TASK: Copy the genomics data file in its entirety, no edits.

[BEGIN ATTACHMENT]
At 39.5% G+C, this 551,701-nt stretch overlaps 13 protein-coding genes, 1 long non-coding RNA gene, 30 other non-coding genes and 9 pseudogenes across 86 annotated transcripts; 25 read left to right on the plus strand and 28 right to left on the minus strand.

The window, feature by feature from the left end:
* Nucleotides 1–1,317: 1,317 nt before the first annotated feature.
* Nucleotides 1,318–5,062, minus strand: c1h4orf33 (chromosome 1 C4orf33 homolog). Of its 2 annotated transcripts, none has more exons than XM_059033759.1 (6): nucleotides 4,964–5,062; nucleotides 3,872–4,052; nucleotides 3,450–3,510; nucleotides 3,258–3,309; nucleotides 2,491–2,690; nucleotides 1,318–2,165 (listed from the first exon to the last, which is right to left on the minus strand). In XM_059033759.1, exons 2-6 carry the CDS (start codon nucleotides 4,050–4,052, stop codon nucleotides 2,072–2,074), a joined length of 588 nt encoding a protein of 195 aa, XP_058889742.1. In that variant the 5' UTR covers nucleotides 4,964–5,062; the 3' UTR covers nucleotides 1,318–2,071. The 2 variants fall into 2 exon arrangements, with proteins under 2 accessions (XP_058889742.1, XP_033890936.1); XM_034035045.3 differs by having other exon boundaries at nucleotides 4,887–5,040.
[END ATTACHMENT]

At 39.5% G+C, this 551,701-nt stretch overlaps 13 protein-coding genes, 1 long non-coding RNA gene, 30 other non-coding genes and 9 pseudogenes across 86 annotated transcripts; 25 read left to right on the plus strand and 28 right to left on the minus strand.

The window, feature by feature from the left end:
* Nucleotides 1–1,317: 1,317 nt before the first annotated feature.
* Nucleotides 1,318–5,062, minus strand: c1h4orf33 (chromosome 1 C4orf33 homolog). Of its 2 annotated transcripts, none has more exons than XM_059033759.1 (6): nucleotides 4,964–5,062; nucleotides 3,872–4,052; nucleotides 3,450–3,510; nucleotides 3,258–3,309; nucleotides 2,491–2,690; nucleotides 1,318–2,165 (listed from the first exon to the last, which is right to left on the minus strand). In XM_059033759.1, exons 2-6 carry the CDS (start codon nucleotides 4,050–4,052, stop codon nucleotides 2,072–2,074), a joined length of 588 nt encoding a protein of 195 aa, XP_058889742.1. In that variant the 5' UTR covers nucleotides 4,964–5,062; the 3' UTR covers nucleotides 1,318–2,071. The 2 variants fall into 2 exon arrangements, with proteins under 2 accessions (XP_058889742.1, XP_033890936.1); XM_034035045.3 differs by having other exon boundaries at nucleotides 4,887–5,040.